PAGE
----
By the way, unlike the US, incoming calls as free to the recipient in Europe. Keep in mind if you receive a voice call while traveling from the US or even a voice mail message that will be counted as a call and subject to a charge. For example, both AT&T and T-Mobile charge .20 per minute.
3. Use Your US phone AND a Local Phone
On my last trip to the UK, I used my US AT&T cell phone but ended up buying a cheap “pay as you go” Vodafone phone to have a local number. Wish I had done this at the start of my trip for two good reasons. One, it’s easier to call a local number from a local number and two it’s cheaper.
So you keep your US phone for calling, texting and WhatsApp and you use your local phone for local calls.
4. Get a SIM Card for Your US Cell Phone:
If your phone is unlocked (check with your provider, if you are on a plan chances are it’s locked) you can purchase a SIM card in the country you are traveling to. This replaces the SIM card in your phone along with your US number. You will be able to call and text from your phone as a local. You’ll have to pay for a monthly plan to do this (and chances are you may also be paying for your US plan as well to keep your number). If your phone is locked, you will need to ask your cell provider to unlock it before you leave the country.
Other Options to Stay in Touch by Phone Internationally:
My son’s girlfriend turned me on to this app. What’s App is owned by Facebook. You use it exclusively on your phone to call, text or chat with any contact you add. You can add your Facebook friends, or folks from the contacts on your phone. The best part is it’s FREE. The app is free and there’s no cost to make calls.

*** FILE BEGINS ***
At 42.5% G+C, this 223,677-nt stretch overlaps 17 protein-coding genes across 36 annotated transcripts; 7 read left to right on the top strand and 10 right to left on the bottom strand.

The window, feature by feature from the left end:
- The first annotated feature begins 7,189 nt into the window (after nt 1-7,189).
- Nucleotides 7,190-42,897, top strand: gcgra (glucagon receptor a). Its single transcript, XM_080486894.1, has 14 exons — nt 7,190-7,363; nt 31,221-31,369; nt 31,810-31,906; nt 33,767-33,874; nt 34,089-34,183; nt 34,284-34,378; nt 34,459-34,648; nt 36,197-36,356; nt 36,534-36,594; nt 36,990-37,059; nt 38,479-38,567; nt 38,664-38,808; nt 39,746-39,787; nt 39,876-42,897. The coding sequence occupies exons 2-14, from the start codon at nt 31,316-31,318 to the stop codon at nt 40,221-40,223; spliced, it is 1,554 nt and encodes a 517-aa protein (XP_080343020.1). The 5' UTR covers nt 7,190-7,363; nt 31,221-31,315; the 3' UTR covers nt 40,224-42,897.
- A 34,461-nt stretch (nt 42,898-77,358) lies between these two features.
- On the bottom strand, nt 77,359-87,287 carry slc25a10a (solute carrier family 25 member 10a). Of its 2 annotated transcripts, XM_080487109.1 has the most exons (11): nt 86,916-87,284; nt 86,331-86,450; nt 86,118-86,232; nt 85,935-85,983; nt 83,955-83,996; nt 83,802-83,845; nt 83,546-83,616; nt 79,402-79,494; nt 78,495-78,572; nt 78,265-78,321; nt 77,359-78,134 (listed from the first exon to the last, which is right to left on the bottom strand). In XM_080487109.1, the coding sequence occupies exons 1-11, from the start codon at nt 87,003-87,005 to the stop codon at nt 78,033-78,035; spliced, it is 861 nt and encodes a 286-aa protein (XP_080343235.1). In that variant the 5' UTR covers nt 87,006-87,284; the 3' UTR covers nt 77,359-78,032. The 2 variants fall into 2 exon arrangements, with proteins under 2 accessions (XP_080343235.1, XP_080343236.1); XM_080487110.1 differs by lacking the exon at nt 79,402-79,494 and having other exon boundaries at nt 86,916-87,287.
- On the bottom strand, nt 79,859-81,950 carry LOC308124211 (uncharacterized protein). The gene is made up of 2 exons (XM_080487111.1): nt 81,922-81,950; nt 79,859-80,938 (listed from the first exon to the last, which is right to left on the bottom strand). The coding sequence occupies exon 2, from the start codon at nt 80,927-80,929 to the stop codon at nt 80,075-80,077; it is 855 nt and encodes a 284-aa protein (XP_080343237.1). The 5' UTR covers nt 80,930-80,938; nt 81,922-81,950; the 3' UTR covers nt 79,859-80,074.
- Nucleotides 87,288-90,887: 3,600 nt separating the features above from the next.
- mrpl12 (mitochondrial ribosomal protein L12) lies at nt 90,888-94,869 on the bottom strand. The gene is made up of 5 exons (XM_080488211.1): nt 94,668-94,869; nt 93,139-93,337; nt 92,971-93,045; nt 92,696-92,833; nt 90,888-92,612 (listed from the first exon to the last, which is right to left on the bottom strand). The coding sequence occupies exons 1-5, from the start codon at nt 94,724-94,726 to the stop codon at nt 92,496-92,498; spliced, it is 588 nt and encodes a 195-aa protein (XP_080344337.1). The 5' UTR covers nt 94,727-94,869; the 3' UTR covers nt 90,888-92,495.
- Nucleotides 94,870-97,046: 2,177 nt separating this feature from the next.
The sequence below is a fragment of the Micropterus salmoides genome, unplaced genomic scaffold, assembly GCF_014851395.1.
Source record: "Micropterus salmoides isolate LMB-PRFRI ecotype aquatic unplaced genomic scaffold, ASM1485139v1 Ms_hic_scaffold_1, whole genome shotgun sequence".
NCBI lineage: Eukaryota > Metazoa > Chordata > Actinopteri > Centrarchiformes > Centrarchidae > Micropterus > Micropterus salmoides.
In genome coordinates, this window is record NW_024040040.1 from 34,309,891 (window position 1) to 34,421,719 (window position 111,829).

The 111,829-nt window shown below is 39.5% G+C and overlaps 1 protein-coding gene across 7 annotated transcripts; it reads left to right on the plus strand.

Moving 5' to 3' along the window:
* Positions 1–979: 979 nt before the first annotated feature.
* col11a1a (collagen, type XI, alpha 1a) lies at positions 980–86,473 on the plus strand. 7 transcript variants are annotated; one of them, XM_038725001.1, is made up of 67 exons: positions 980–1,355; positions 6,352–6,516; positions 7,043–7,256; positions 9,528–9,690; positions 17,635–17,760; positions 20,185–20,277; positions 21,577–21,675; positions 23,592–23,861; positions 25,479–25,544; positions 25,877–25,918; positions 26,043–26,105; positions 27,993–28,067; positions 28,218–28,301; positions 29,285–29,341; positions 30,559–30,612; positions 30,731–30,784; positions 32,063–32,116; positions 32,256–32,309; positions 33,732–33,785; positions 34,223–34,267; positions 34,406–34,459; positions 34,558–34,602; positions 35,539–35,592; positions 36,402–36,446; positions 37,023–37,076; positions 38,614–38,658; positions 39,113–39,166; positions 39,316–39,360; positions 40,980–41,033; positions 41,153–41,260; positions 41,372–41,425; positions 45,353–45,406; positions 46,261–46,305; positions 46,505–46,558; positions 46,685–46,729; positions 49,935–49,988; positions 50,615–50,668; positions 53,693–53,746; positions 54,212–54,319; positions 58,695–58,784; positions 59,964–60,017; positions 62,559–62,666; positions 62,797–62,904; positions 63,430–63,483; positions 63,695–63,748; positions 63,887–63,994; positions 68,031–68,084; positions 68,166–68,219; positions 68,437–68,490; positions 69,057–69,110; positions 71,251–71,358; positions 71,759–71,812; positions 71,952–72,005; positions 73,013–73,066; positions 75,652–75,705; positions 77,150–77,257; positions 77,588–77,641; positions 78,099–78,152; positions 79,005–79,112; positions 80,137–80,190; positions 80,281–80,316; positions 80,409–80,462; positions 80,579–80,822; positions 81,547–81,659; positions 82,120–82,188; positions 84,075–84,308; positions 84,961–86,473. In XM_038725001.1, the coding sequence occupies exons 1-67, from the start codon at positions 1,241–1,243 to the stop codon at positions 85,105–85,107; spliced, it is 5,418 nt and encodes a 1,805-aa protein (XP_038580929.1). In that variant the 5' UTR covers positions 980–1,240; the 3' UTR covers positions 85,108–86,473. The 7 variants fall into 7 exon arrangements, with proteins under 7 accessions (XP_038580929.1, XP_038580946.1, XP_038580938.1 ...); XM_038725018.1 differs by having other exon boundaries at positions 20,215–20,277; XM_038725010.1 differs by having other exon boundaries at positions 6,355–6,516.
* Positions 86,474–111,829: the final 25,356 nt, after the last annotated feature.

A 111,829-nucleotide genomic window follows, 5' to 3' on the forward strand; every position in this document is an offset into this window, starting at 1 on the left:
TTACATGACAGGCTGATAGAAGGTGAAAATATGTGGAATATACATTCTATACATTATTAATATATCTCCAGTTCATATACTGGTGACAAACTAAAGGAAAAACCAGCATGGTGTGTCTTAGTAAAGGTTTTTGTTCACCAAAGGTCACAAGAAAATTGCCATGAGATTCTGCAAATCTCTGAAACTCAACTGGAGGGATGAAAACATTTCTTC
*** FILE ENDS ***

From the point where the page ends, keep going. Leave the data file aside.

When you make calls you’re making them over your data or Wifi network. If you don’t have either, you won’t be able to make calls. I discovered this app sucks up a lot of data, and since I had a limited amount to use on my AT&T plan, I made sure to make calls to my honey while I was on the Wifi network at my Airbnb flat.
What’s App fills in the gap. Use it to call home for free. You can download the app from the Apple Store or Google Play.
How to Stay in Touch with Wifi and Email:
Wireless Internet: Having a good Wifi connection will make your life a lot easier. You can keep in touch by email which is free. You’ll find a lot more free Wifi spots in Europe than in the US, however always keep in mind public open Wifi is not secure. For example don’t do your banking while on public Wifi.
Your hotel or Airbnb home from home will likely come with Wifi access. Again if you’re using your hotel internet be aware you’re on an open network and don’t access private information while online. If you’re staying in an individual flat or apartment, you’re likely the only person using that network so you should be secure.
Email Vacation Responder: If you don’t want to be bothered with replying immediately to email, add a vacation responder. This is a message that automatically goes out to anyone who emails you. You can customize the message and length of time it stays active. For example, you may want to say “Jane and John will be out of the country from this date to that date. We’ll get back in touch once we return”. Check your email accounts user settings to turn this on.
If you decide not to use a vacation responder, keep in mind each time you check your mail, you’re using data. Unless you have a plan this can add up. Try to schedule checking mail, sending mail, and using What’s App while on a secure Wifi network.
We all like to stay in touch with loved ones and friends, however if you’re on a vacation give yourself a break and limit your business or non essential communication. That’s why it’s called a vacation!